A ‘Clash Between Politics and Practice:’ Abortion in Florida’s Most-Populous County

A ‘Clash Between Politics and Practice:’ Abortion in Florida’s Most-Populous County

Kathy Gilsinan and Arek Sarkissian for Politico Magazine spotlight an abortion clinic in Hialeah, Florida, to illustrate the “clash between politics and practice” in the state’s most populous county, Miami-Dade, which also leads Florida with the highest number of abortions. Hialeah is majority Hispanic and largely Catholic, and is “not a city where people’s lives conform neatly to the dominant politics.” Rosita, the clinic’s administrator, stated that patients don’t typically discuss politics, but they do often complain about the requirement that any woman seeking an abortion first receive a consultation and then wait 24 hours before they undergo the procedure. Rosita stated that it is a massive inconvenience, especially for the rapidly growing numbers of patients traveling to Florida from states with tighter restrictions. “At the end of the day, when money is involved… it doesn’t matter if you’re a Republican or Democrat if you can’t afford a baby,” said a patient outside the clinic.

PRRI research found that Florida remains the only state in the Southeast where a majority say abortion should be legal in most or all cases. According to the Florida Agency for Health Care Administration, there were 80,000 abortions in 2021. The authors highlight that nearly 5,000 of those procedures were for women who live outside of Florida because of tighter restrictions in multiple surrounding states. Last year, 94% of abortions in Florida took place before the 15th week of pregnancy. Florida’s post-15-week ban is “liberal by comparison, even though it has no exceptions for rape or incest—only to save the mother from death or severe injury, or in cases of fatal fetal abnormalities.”

Mapping Americans’ Social Networks: One Different Face Can Be ‘Profound’

Kelsey Dallas for the Deseret News examines PRRI’s recent report analyzing the demographics of Americans’ friendship networks. Noting the recent two-year anniversary of George Floyd’s murder, which led to a racial reckoning nationwide, Dallas writes that most white Americans continue to look exclusively to other white Americans for the most personal forms of social support. PRRI data found that, when asked to list up to seven people (including family members) with whom they “discussed important matters” in the past six months, two-thirds of white Americans named only whites. Dallas points out that similar patterns were present across racial groups. PRRI Director of Research Natalie Jackson commented on the trend: “It’s notable that even with all of the attention to racial divisions and barriers… we still see that white people have extremely homogenized networks. It’s gotten a little bit better but not much in the last eight or nine years.”

Among the most notable findings is that the presence of just one person of a different background in a social network has a significant influence on respondents. This is particularly true among those who hold attitudes less supportive of racial and religious pluralism, including those who are less likely to acknowledge the impact of past discrimination. Among white Americans, those whose friendship networks include only white people are significantly less likely than those whose networks include at least one nonwhite person to say that American culture and way of life have changed for the better since the 1950s (43% vs. 51%). “The impact of just one person of a different background is profound, significantly increasing support for the ideals of a multiracial, multi-religious democracy,” said Robert P. Jones, PRRI founder and CEO.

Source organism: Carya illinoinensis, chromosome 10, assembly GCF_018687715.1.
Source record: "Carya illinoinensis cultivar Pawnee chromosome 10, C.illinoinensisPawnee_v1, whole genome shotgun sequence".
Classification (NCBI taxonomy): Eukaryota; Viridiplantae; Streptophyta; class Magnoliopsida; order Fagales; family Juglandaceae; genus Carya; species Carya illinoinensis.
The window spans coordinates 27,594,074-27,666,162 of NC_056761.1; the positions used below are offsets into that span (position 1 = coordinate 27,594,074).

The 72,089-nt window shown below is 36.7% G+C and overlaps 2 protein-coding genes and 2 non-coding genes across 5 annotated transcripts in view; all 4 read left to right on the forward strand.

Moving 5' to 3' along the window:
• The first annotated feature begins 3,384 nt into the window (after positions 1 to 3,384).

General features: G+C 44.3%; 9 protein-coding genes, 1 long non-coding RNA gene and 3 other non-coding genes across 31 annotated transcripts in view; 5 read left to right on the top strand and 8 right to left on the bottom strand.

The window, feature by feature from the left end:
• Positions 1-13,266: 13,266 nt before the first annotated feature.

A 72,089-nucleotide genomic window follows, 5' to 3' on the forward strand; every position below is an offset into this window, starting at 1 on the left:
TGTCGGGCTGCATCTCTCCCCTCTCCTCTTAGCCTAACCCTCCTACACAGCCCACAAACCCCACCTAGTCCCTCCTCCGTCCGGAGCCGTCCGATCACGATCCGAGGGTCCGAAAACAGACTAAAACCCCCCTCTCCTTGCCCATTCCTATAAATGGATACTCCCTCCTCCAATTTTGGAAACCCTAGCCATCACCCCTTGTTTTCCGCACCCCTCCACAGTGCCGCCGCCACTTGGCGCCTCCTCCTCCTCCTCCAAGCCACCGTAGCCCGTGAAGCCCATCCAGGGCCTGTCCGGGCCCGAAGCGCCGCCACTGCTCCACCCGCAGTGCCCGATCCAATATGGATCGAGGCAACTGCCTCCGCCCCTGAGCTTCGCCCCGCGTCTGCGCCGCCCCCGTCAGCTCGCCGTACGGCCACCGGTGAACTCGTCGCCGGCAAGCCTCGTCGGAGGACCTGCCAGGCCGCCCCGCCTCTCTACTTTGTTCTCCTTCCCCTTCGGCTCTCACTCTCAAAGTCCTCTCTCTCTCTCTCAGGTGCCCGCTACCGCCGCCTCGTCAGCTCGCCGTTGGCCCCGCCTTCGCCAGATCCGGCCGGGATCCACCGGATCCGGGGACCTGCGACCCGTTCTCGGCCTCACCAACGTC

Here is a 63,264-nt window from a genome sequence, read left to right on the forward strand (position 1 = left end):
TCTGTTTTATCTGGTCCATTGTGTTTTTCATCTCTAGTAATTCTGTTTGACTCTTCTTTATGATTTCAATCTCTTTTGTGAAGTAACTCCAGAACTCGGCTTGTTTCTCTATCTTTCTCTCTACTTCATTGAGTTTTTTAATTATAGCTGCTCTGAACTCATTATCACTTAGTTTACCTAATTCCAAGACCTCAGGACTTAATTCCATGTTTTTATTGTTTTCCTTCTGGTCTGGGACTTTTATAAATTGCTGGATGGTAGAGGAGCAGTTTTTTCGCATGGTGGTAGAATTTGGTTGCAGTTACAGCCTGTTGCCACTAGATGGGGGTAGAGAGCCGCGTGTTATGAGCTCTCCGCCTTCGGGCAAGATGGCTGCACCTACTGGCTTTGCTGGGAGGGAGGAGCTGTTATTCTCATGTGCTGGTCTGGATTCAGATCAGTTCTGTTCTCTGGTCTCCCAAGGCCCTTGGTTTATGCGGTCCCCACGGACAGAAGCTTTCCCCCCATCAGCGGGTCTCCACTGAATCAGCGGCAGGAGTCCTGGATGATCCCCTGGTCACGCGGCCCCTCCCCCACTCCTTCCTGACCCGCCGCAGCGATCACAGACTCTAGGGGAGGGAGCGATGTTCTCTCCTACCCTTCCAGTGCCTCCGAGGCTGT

Two-Thirds of US Colleges Lack Student Groups for Minority Religions

PRRI Public Fellow Jonathan Coley and two other researchers, Dhruba Das and Gary John Adler Jr.write for The Conversation about how students with have Buddhist, Hindu, Jewish, and Muslim religious beliefs are not often supported by their colleges and universities in the form of student groups. According to their new study, two-thirds of colleges and universities lack officially recognized students groups for minority religions across 1,953 four-year, not-for-profit institutions in the United States. The authors analyzed databases of student organizations and found that Muslim student groups are located at only 28% of U.S. colleges, while Jewish student groups are at just 25% of U.S. universities. Moreover, Buddhist and Hindu student groups are each represented at 5% of institutions, and “66% of U.S. colleges and universities lack any type of minority religious student group” at all.

The researchers also address how certain types of institutions are more likely to have minority religious student groups than others: approximately 40% of public colleges and universities have minority religious student groups, while only 27% of private Christian universities have minority religious student groups. They also note that this discrepancy is partly due to the fact that private Christian colleges are legally allowed to discriminate against non-Christian students, including by refusing to recognize non-Christian student groups. PRRI research found that when Americans were asked if there is a lot of discrimination today against groups that have been historically marginalized in the United States, majorities say this is the case for Muslim people (73%) and Jewish people (56%).